from the major tournaments.

Our kind likes BJJ.
It may be our first time being athletic,
our first time getting acceptance
for our physical acumen,
first time being defined by something more brawn than brain.

We do alright in BJJ,
maybe even better than we thought we’d do,
but we’re not at the top levels.
There is always a level above the Nerds,
the same level that’s forever been above us:
The Athletes (The Apex Athlete being the Wrestler)

They may wear the same rank as us
but they outclass us in skill
(rarely in anything else).
We can slow them down
maybe keep them from passing our guard
or keep from getting tapped
but we hardly ever positionally dominate
or even better, tap them.

We likely have anatomical disadvantages
and sensory processing issues
that hinder our athletic abilities.

We cannot meet
-their speed with our speed
-their strength with our strength
-their endurance with our endurance
So what can we do?

There’s good news.
We don’t have to become them
in order to beat them.

The promise of Martial Arts is that
you can be smaller, weaker, and slower and you can still win.
In other words, you can be the lesser athlete and still win.
If anything, that’s what Royce Gracie showed in UFC.

Yes, we do have to become better athletes
but we what we really need to become
is better Martial Artists.

Let the athletes focus on more athleticism,
let’s focus on Martial Arts,
let’s focus on more skill.

The height of Martial Arts skill
is not in applying force to an opponent,
the height is in redirecting our opponent’s force…
using our opponent’s attack against them.

But we need feel,
we need sensitivity
to exploit our opponent’s attacks.

Unfortunately, Feel isn’t really taught in our Dojos.
It’s purported as a mythic attainment that comes only through
the accrual of years on the Mat.
Years of warming-up, stretching, 3-5 techniques per class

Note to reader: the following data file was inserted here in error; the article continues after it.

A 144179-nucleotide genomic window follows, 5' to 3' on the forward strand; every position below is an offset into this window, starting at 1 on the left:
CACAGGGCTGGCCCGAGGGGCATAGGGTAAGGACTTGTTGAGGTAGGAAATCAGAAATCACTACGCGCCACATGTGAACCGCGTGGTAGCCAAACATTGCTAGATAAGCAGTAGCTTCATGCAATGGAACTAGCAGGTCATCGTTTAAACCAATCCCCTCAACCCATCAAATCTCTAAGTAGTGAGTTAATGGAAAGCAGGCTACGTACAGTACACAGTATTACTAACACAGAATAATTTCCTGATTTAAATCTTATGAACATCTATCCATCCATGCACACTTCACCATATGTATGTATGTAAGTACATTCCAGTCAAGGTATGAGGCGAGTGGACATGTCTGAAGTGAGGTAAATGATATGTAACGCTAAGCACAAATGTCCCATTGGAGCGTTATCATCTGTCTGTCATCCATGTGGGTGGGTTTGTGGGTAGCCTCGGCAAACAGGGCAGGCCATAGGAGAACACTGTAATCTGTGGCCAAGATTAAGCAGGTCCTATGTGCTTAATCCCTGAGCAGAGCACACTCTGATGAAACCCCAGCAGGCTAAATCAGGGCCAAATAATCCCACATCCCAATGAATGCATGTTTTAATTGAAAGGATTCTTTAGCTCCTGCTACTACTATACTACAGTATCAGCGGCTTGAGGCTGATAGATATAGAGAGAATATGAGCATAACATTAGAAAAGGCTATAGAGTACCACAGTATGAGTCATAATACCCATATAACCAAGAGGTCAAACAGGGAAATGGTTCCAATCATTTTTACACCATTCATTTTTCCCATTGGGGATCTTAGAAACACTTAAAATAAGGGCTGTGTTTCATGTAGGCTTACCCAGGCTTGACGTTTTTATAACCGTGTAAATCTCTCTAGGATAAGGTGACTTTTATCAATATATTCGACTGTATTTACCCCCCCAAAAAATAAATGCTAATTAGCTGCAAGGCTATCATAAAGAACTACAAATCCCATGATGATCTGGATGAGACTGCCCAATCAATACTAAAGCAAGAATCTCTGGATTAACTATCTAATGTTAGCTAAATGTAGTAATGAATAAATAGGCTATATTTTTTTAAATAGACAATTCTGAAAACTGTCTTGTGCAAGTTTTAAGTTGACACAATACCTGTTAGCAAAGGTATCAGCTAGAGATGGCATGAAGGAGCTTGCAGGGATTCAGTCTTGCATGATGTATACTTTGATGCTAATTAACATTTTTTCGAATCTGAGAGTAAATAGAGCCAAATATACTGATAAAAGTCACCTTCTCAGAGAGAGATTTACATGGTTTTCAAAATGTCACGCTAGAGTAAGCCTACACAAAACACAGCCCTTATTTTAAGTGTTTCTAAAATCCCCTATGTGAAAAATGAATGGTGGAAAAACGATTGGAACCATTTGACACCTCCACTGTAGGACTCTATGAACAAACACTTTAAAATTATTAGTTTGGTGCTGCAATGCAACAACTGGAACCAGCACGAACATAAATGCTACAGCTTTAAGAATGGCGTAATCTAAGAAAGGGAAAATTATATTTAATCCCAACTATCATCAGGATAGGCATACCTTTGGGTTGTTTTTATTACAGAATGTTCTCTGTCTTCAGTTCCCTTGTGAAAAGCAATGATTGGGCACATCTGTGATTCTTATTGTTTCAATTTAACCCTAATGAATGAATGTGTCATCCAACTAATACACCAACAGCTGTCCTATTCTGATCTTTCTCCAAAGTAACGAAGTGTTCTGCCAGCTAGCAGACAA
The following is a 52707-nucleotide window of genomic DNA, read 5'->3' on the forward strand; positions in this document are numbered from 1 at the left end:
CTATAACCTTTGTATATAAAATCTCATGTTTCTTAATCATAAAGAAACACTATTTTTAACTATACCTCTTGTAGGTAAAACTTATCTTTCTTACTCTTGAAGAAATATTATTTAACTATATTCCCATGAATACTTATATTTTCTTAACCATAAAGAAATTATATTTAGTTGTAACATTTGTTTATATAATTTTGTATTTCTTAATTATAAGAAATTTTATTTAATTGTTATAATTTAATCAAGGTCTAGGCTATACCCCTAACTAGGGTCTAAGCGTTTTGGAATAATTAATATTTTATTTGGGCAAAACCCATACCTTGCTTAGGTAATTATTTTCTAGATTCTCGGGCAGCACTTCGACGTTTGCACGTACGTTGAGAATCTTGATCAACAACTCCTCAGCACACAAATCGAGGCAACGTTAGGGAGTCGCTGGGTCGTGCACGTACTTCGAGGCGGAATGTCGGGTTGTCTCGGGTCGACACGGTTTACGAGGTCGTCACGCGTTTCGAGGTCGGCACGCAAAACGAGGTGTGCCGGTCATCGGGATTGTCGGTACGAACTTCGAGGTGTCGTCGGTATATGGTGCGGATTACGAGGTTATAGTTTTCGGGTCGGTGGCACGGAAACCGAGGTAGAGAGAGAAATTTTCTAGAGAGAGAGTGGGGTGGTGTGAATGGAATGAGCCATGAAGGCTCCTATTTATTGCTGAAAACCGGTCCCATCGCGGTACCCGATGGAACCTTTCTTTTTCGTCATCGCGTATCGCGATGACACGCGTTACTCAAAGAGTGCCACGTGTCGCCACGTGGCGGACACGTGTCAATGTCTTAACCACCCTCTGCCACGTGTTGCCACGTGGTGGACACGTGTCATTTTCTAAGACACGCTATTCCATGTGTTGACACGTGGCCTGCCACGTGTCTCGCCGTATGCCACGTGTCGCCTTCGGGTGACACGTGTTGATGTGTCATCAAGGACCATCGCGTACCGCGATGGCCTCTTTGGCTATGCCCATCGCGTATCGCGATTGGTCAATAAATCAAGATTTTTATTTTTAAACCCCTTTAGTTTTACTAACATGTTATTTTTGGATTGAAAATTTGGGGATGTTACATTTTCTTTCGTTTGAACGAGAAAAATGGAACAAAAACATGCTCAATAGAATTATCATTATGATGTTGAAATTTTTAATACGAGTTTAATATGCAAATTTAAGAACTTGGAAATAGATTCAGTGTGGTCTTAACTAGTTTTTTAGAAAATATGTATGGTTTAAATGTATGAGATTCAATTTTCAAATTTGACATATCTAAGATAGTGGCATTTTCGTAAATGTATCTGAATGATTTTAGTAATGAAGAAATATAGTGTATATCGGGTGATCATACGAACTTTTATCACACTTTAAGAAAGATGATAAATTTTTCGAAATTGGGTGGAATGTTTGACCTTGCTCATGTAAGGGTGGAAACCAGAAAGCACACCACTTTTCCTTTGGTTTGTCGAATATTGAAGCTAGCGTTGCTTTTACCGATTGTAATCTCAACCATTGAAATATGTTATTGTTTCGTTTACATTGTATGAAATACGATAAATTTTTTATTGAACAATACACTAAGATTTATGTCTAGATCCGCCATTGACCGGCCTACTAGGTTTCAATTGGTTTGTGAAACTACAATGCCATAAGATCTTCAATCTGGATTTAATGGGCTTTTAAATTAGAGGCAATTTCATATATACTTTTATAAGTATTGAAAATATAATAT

(most of which we never use), rolling 3-5 rounds, and conditioning….
Isn’t there a faster way?
Oh, yes.

Feel doesn’t take years to develop.
Feel is a trainable skill.
Feel is the only hope for the Nerd.

As your fellow nerd,
I offer you Drill to Feel.

Drill To Feel is the first step
in developing the game to beat
all other games.

But many won’t listen…
especially the Meatheads
(who have a little less meat in the head, right (at least, metaphorically)?.
Only nerds have the prescience to be an early adopter.
But Nerds are less easily swayed,
more naturally skeptical.
Not interested in herding sheep-le.

If this is the first you’re reading of this
and need more info,
sign up for the newsletter to get instant access
to Five Free Videos on
The Fundamentals of Grappling
(in the upper right hand corner)
which outline how simple
BJJ (and all of grappling) actually is.

If what you see resonates with you,
Brother (or Sister) Nerd,
then pick up Drill to Feel.
Devour it (cognitively),
apply it (actively)
and you’ll feel (somatically and affectively)
so much better
because your (grappling) “feel” will be so much better!


TMNTRaphael2012The Teenage Mutant Ninja Turtles are still around…
and my 7 year old stepson is a fan.
Toys, drawing, coloring books, books, Wiii games…
All Ninja Turtles, all the time.
Notice what I didn’t mention?
More on that in a bit.

I love media:

But unfortunately, I think most of us misuse media.
We use media to distract us from life.
I prefer to seek out media that inspires me to do better in life.

Like most kids, my stepson gravitates toward Ninja Turtles.
And like most kids, my stepson has a favorite character.
His favorite character is Raphael.
“Raph” is the tough guy of the group.
What kid wouldn’t like the tough guy?

Of all the ninja turtles, my stepson is the least like Raph.
He is considerate, polite, prosocial, silly…
and sometimes a target for those less mannered than himself.
And I don’t think it is an accident that he likes Raph.